So far, America's role is fairly limited. But if the crisis continues to grow and the U.S. takes on a wider role, U.S. consumers and taxpayers could feel a bigger impact. The biggest exposure could come from America's status as the single largest source of money for the International Monetary Fund.
The latest round of American financial assistance came Thursday with a promise by the Federal Reserve to swap as many dollars for euros as European bankers need. In the short run, those transactions won't have much impact because the central banks are simply swapping currencies of equal value. If the move helps avert a wider crisis, it could help spare the global economy from another recession.
But over the long term, consumers could feel the impact of central bankers flooding the financial system with cash, according to John Ryding, chief economist at RDQ Economics.
"This is a lender of last resort function," he told CNBC. "With the dollar injections that the Fed has done, it's like giving a patient medicine with really bad side effects." Ryding said the bad side effect in the U.S. has been inflation, which has picked up to 3.8 percent year over year.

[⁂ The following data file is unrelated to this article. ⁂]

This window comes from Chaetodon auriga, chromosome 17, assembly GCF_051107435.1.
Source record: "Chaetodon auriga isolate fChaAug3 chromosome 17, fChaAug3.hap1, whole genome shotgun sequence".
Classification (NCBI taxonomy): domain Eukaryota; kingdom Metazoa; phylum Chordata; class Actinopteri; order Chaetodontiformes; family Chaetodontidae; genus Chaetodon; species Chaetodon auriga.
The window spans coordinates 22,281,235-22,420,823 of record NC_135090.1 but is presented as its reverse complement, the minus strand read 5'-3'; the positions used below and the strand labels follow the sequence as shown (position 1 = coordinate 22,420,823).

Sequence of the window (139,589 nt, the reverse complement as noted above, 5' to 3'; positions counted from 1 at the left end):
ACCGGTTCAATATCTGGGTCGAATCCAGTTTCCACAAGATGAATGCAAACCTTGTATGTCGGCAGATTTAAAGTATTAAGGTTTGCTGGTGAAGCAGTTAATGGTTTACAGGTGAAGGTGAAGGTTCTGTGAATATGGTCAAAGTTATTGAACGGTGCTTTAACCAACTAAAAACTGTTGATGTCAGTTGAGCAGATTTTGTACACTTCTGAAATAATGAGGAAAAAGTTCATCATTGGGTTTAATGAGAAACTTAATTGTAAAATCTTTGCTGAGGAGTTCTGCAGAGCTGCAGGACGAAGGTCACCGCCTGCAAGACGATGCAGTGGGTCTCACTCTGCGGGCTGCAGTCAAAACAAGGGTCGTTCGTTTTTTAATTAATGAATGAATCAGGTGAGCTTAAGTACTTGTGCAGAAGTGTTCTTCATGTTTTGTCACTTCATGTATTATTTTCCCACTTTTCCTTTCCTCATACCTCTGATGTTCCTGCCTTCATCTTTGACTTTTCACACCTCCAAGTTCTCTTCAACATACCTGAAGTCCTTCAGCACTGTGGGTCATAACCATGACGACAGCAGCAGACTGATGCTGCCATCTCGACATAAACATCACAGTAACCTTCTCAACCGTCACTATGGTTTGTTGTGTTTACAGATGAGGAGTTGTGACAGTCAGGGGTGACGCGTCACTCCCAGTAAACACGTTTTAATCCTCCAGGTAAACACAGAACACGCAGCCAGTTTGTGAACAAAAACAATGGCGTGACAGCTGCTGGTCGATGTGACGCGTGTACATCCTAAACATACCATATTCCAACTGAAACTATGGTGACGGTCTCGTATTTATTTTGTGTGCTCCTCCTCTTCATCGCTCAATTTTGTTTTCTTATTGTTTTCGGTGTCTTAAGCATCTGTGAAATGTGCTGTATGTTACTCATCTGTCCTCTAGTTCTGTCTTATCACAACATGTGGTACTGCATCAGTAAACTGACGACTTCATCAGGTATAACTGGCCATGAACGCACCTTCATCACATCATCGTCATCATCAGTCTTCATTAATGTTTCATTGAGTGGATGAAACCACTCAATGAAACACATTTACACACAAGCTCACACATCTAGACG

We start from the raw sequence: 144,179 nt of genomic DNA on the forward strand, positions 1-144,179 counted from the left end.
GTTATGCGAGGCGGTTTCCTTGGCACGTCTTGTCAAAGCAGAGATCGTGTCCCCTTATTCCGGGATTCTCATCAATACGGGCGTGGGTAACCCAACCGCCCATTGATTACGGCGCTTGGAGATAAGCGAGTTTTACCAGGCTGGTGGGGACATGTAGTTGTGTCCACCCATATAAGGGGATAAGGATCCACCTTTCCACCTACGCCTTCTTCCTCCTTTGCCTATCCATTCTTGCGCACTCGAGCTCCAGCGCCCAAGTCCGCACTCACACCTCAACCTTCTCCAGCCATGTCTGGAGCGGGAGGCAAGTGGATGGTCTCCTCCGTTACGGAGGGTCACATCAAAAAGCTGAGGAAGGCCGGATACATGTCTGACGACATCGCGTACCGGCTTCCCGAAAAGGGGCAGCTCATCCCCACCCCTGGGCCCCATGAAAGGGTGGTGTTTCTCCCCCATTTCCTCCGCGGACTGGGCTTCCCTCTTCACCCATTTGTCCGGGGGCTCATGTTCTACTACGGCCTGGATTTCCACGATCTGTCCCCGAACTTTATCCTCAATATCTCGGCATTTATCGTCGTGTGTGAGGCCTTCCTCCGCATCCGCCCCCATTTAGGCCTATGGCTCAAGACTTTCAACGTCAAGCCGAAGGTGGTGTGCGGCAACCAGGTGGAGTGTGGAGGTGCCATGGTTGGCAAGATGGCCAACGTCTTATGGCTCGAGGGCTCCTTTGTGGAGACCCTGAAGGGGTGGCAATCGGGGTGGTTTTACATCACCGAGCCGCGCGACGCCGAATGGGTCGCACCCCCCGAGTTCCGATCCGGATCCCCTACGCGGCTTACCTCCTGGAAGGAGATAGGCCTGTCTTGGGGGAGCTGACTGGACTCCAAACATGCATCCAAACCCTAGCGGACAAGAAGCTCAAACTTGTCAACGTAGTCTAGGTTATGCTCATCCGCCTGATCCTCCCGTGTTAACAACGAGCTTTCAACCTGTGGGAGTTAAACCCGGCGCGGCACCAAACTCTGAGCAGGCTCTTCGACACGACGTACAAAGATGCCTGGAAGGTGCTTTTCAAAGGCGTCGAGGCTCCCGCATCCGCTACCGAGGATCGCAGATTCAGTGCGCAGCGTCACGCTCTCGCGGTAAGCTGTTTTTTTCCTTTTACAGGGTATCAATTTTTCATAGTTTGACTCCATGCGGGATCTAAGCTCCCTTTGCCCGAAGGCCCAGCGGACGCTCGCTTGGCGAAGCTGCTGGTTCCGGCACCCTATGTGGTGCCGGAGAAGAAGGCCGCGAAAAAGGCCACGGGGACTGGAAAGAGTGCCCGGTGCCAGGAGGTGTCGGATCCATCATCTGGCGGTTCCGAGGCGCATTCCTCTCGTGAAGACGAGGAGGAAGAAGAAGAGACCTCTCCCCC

Fed policymakers meet next week to decide whether the flagging U.S. economy needs another round of easy-money measures that could include buying more Treasury bonds to push more cash into the financial system.
So far, no one has floated publicly the idea of the U.S underwriting a broader bailout of the European financial system. But Senate Republicans have already voiced concerns over such a move.
"Our concern is that innocent American taxpayers will pay for yet another bailout -- this time to one or several countries whose spending and debt choices led them to financial calamity,” Sen. Orrin Hatch, R-Utah, and seven other Republican senators wrote in a letter to Treasury Secretary Timothy Geithner in June.
The source of the senators' concern is an emergency provision, approved by the Group of 20 industrialized nations in 2009, granting the IMF broad powers to expand its lending authority. That could leave American taxpayers on the hook for any IMF loans that later go bad.
In July, Geithner sought to reassure the senators that won't happen.
"The United States has never experienced a loss on its IMF commitments," Geithner wrote. "The IMF's claims are recognized by Europe to stand ahead of all others. This, along with the IMF's strong financial resources, provides further assurance that our claims on the fund are secure."